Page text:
I hoped to get back into this by posting a shot of me with a nice stringer of triggerfish I caught during our Outer Banks vacation, which just ended yesterday. However, that picture is on my little Canon PowerShot G9 camera, which I can’t find.
I’m hoping the camera turns up but I have scoured my bags and my truck and I’m pretty doubtful. I guess it might have ended up on the floorboard in its little soft case and then kicked out at some point either Saturday or Sunday. Foolishly, I didn’t have it labled, so if that happened it’s gone forever. Fortunately, we didn’t have too many shots on it because I mostly used another camera.
The fish picture wasn’t special. Just me holding up a stringer with six 2-pound triggerfish on it.
A day earlier I had gone for a swim from the beach near the cottage north to the pier at the Army Corps of Engineers research facility at Duck. The pier isn’t open to the public (except for guided tours) but you can walk under it on the beach, and fish and swim around the thing. Not many people do because there is no beach access for maybe 500 yards on either side of it so people just don’t go there to set up there beach camps.
As I was getting out of the water I saw a guy in snorkle gear with a speargun. I started talking with him (Brett from New Jersey) and he said he was getting ready to go out after triggerfish and spadefish. I asked if I could tag along.
We swam maybe 100 yards out and set up his dive flag, then went toward their pier. Within a few seconds he had a 2-pound triggerfish on his spear.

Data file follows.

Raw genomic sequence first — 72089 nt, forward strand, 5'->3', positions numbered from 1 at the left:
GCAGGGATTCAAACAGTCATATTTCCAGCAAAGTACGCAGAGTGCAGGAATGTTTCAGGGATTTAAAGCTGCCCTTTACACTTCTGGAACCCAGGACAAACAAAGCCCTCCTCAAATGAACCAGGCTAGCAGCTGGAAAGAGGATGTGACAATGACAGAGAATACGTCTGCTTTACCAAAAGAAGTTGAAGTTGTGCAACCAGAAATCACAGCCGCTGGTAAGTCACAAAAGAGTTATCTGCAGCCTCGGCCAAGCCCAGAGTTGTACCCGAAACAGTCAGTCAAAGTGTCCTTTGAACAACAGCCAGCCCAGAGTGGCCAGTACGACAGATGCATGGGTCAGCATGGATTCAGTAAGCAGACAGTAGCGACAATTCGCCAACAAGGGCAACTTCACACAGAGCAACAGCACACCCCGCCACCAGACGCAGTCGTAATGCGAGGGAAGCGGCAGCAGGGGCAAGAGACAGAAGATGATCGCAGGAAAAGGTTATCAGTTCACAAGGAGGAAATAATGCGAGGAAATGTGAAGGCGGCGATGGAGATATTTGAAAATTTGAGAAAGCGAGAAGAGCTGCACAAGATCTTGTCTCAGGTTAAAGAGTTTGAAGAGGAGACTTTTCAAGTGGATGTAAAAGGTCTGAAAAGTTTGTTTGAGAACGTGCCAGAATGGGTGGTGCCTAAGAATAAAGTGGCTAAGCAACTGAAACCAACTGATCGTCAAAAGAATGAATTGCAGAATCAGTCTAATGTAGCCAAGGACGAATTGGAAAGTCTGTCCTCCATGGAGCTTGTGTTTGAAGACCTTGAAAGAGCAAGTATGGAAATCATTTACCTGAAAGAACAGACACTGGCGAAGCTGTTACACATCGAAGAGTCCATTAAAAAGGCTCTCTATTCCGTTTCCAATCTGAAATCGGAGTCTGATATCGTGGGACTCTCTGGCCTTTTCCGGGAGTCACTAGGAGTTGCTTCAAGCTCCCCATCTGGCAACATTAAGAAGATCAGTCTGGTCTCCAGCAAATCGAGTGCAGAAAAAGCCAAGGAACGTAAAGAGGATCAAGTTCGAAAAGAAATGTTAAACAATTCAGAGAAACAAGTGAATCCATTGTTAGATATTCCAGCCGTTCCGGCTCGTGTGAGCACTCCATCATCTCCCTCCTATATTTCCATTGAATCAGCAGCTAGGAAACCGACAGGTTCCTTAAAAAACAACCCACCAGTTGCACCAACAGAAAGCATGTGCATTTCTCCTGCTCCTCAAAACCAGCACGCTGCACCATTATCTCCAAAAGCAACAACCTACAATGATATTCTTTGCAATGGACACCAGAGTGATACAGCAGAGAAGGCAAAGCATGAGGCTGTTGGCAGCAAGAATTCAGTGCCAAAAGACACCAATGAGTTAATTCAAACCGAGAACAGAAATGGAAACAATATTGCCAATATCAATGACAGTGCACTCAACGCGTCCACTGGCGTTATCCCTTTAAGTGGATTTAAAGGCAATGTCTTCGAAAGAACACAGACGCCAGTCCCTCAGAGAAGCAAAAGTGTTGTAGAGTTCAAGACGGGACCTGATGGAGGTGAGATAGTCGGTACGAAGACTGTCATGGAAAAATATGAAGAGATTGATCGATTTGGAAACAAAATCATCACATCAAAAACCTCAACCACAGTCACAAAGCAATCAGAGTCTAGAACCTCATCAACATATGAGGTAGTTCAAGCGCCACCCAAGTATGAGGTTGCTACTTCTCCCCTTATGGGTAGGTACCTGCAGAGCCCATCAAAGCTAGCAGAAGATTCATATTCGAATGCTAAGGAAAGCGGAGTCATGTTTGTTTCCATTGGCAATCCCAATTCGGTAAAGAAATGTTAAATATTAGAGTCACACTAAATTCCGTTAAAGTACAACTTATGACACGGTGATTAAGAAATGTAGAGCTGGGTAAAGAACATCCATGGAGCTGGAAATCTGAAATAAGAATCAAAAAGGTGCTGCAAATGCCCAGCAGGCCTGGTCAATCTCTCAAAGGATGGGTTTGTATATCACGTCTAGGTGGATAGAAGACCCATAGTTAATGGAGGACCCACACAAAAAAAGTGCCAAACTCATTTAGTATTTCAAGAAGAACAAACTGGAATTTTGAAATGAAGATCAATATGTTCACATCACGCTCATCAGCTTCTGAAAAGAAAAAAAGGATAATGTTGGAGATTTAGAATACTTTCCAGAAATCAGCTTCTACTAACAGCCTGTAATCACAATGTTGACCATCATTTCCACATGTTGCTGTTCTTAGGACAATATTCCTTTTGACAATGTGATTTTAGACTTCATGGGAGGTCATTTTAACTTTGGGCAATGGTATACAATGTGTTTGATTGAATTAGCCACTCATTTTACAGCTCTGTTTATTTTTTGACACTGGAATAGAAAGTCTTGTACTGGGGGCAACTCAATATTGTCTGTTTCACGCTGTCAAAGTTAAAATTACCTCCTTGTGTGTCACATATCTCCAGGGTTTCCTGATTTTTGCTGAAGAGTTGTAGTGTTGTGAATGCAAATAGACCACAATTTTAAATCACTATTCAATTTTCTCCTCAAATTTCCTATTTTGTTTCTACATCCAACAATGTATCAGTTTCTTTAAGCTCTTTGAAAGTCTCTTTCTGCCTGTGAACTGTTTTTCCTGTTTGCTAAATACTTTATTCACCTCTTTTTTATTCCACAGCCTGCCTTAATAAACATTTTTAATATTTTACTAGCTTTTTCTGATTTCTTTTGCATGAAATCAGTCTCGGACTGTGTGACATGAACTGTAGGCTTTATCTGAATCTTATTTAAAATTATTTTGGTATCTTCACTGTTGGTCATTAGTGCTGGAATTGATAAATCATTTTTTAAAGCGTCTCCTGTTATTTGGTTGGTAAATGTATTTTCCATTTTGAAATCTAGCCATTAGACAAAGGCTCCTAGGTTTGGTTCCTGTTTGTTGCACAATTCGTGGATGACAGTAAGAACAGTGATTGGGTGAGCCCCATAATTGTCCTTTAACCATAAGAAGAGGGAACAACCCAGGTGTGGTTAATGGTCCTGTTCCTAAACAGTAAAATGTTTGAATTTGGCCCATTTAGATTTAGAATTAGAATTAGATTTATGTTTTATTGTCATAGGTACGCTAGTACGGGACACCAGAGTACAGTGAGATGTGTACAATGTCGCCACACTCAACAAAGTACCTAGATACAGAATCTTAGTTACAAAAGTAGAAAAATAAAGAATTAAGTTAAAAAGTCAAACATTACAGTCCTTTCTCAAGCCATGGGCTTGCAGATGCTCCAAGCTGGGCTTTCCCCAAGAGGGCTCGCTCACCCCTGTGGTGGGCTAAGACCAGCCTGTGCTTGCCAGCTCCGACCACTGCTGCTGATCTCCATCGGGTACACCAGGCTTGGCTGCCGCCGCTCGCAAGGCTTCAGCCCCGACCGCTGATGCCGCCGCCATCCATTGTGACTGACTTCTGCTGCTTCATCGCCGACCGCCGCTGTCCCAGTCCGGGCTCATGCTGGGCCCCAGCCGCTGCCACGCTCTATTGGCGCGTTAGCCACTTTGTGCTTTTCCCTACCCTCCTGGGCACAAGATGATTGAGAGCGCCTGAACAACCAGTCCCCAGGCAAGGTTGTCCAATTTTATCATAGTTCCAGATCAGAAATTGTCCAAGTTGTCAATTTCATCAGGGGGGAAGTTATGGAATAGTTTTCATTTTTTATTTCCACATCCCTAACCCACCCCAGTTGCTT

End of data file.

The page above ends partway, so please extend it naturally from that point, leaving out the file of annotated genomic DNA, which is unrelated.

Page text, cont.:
He had a stringer on his dive float, but getting the fish on it wasn’t simple. Triggerfish have just a tiny gill opening and there’s no way to thread a stringer hook through it. So he had to cut a hole in the bottom on the jaw and pop the stringer hook through that. I was helping him when I got careless and got my thumb near the fish’s mouth.
Has anyone seen the teeth on a triggerfish? Think horse teeth — but sharp. The fish got me good. Had it been a little closer to the end of my thumb, it probably would have nipped the whole end off. As it was, it was a couple of deep gouges.
Brett ended up getting four triggerfish on that first run before he headed in to put them in a cooler. I headed back down the beach with grand ambitions to get an inexpensive pole spear at a local dive shop and come back the next day.
By the next morning I’d come to my senses (in part because the nearest dive shop was 20 miles south) and decided that it would probably be better for me to just fish there. So I rented an Ocean Kayak Scrambler, bought a container of shrimp for bait and got ready.
About 10 a.m. I paddled the mile north to the pier, put a shrimp on the hook and dropped it next to a piling about 150 yards off the beach. Instant hit. But no fish.
Triggerfish are also notorious bait stealers and hooking them can be tricky. Eventually I hooked one and it put up an awesome fight. They are platter shaped, like sunfish or spadefish, and they use it to their advantage. I’ve caught only a couple of spadefish, but I think triggers fight every bit as hard.
But the time I dealt with the fish (it’s pretty interesting to have a snapping triggerfish in a kayak with you) I had drifted 100 yards farther north. I paddled back and repeated the process.
The short of it is I got a hit every time the bait went down. I caught probably 10 fish, and kept a half-dozen. I ran out of real shrimp pretty quickly but I found that Berkley Gulp shrimp was just as effective and much more durable.
While the action was fast at the pilings, huge pods of bait were all around me in the open water, and schools of bluefish were blitzing them from time to time. Eventually I tied on a spoon and fooled with them for a bit, but the blues were just little so I went back to the pilings.
I repeated the trip the next day with similar results. Paddling back south against a stiff breeze that afternoon was a real chore so I wasn’t too eager to go again. As it turned out, with the swell from Hurricane Bill picking up daily, that was pretty much the end of the ocean fishing window anyway.
Then it was time to catch some waves. But that’s another story…